The Display

Acer uses an LG sourced 10.1-inch 1366 x 768 IPS panel for the W510. Viewing angles are great as are the rest of the basics. Max brightness is pretty low at just under 300 nits, but the flip side of that coin are very low black levels resulting in great contrast. Compared to the netbooks that Acer was shipping just a few years ago, the W510 is worlds better.

The low max brightness makes the W510 not ideal for use outdoors in bright sunlight:

Display Brightness

Display Brightness

Display Contrast

Color accuracy out of the box isn’t great, but it’s really no worse than something like the Nexus 10 if you look at our CalMAN results.

Once again I turned to our own Chris Heinonen's CalMAN smartphone/tablet workflow. We'll start off by looking at the calibrated white point for these tablets. What you're looking for here is a number close to 6500K:

CalMAN Display Comparison - CCT

The next three charts look at accuracy represented as a difference between various source colors and what's reproduced on the display. The results are presented as average dE2000, with lower numbers being better.

First up is Grayscale performance, here we're looking at the accuracy of black, white and 19 shades of gray spread in between the two extremes:

CalMAN Display Comparison - Grayscale

First in our color accuracy tests is a saturation sweep. Here we're looking at 20%, 40%, 60%, 80% and 100% saturations of red, blue, green, magenta, yellow and cyan.

CalMAN Display Comparison - Saturation Sweep

Gamut CIE Chart


 

Saturation CIE Chart


 

For our final accuracy test we're looking at the difference between a Gretag Macbeth colorchecker chart and the rendered swatches on these displays. Once again, lower numbers are better.

CalMAN Display Comparison - GMB Colorchecker

GMB Color Checker


Acer doesn’t really make an effort to calibrate the display at the factory, but there’s not too much room for improvement here based on my calibration passes (I managed to get dE down to the mid 4s compared to the GMB chart). Nothing about the W510’s display really looks bad, but it does lack that extra oomph of Apple’s 3rd and 4th gen iPad with Retina Display. Microsoft did a better job on color accuracy with the panel in Surface RT. On the bright side, the display really is such a huge improvement over what we’re used to seeing from a Windows PC priced at $499.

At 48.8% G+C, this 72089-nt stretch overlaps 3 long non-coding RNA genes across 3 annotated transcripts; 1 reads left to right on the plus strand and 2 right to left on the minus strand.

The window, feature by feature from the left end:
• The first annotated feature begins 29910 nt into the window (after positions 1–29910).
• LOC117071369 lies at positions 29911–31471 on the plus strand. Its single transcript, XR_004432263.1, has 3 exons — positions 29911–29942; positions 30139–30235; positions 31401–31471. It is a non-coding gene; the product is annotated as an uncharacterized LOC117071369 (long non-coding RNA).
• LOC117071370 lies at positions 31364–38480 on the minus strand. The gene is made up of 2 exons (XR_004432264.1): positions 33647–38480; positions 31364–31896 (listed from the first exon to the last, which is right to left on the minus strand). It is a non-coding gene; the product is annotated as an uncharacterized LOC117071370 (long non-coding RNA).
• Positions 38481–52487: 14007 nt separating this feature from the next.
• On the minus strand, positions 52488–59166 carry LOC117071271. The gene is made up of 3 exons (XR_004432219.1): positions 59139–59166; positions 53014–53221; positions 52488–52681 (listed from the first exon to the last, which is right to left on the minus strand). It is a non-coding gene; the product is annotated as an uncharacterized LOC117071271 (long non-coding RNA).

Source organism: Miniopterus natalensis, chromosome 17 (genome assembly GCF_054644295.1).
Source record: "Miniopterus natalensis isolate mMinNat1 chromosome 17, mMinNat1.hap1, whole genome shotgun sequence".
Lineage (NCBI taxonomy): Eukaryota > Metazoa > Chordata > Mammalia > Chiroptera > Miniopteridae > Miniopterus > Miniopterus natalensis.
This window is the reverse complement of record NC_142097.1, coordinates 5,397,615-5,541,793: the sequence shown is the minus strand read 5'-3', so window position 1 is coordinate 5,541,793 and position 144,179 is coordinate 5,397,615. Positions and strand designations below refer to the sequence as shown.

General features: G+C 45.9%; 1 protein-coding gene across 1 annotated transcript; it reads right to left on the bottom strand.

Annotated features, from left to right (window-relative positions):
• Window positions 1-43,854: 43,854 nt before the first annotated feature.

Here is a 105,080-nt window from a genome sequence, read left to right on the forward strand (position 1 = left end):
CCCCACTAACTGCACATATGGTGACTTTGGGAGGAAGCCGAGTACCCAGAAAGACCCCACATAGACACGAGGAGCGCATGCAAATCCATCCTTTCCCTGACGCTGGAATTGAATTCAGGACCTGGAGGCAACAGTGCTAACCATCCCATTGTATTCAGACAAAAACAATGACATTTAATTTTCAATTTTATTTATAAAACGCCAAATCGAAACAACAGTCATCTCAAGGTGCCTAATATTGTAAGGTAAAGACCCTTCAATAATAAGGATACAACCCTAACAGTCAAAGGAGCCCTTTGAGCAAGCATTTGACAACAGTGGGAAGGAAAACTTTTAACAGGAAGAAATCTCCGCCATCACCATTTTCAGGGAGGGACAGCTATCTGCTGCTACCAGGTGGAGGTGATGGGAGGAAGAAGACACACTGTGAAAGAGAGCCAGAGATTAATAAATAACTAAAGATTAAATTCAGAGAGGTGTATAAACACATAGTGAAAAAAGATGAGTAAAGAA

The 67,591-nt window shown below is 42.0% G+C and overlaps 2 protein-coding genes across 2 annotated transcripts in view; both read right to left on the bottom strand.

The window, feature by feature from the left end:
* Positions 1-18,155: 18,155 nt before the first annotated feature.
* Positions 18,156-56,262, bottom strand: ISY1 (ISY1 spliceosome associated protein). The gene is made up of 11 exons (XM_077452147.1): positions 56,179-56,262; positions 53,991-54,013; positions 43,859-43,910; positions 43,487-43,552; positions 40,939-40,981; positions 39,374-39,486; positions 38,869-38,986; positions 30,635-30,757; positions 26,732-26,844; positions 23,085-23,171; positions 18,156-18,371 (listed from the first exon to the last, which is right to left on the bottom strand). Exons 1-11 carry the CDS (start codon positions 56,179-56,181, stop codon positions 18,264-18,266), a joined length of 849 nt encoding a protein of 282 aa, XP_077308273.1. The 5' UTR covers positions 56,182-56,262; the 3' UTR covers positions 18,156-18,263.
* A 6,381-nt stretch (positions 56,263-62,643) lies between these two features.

The relatively small display size means the native resolution isn’t really too much of a problem. More resolution would always be appreciated, but in this case Clover Trail doesn’t really have the GPU to drive it. In my experience with the W510 I didn’t really find myself wishing I had a higher resolution display, although I’d be very surprised if the next-generation of these tablets didn’t ship with something higher res.

The Dock Experience, Software & Stability CPU Performance
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  • DaveSimmons - Thursday, December 20, 2012 - link

    If you get a chance could you test the Netflix performance, both on the screen and through the HDMI? Reply
  • fredbloggs73 - Thursday, December 20, 2012 - link

    I would also like to know how this tablet performs with an external monitor in a desktop environment. I get the feeling that the GPU will limit this function. Reply
  • unrulycow - Thursday, December 20, 2012 - link

    The table on the first page should be changed to reflect the fact that the Nexus 10 starts at $399, not $499 Reply
  • Anand Lal Shimpi - Thursday, December 20, 2012 - link

    Fixed! Reply
  • kyuu - Thursday, December 20, 2012 - link

    Yeah, that's about what I was worried about with Haswell -- marginally better CPU performance than the Atom we know and hate, and an utter crap GPU. Thanks but no thanks, Intel. If they stuck Brazos in these devices they'd be way more appealing (assuming a similar power-profile).

    I'm very interested in getting one of these devices, but Haswell is a no-go, and I'm not sure about something like the Surface Pro. Its specs are great (asides from Intel's crap GPU, again, but at least the HD4000 is passable), but I'm thinking it's going to be too heavy/bulky, too warm, and too noisy (fans) to be something I'd take over a regular laptop.

    Hopefully the 2nd gen devices come sooner rather than later, as these 1st gens just aren't cutting it.
    Reply
  • kyuu - Thursday, December 20, 2012 - link

    Oh, and uh... I remember a review of the Lumia 920 being in the works, like, weeks ago. Did that get shelved or what's going on with that? Reply
  • name99 - Thursday, December 20, 2012 - link

    Oh don't be an idiot.
    The numbers are basically that a high-end Atom is about 1.5x the CPU performance (on multithreaded tasks only? not clear from what Anand has given us here) of a high end ARM.

    Meanwhile a high-end IB i7 is 5x the performance of a high-end ARM, and Haswell will improve on that.
    Haswell is a high performance followup to IB, it's not a followup to Atom.
    Reply
  • kyuu - Thursday, December 20, 2012 - link

    Sorry, I am an idiot: I meant Clover Trail, the SoC in this tablet, not Haswell. That was an utter brain fail on my part. >< Reply
  • Ytterbium - Thursday, December 20, 2012 - link

    Hi Anandtech,

    Can you review the Dell Latitude 10 & Lenovo ThinkPad Tablet 2?

    I think each one has some unique features vs the ones you looked at so far.
    Reply
  • jeffkibuule - Thursday, December 20, 2012 - link

    I don't think the editors have enough time to review every single laptop/tablet released. Besides, is the Lenovo ThinkPad Tablet 2 even out yet? Reply

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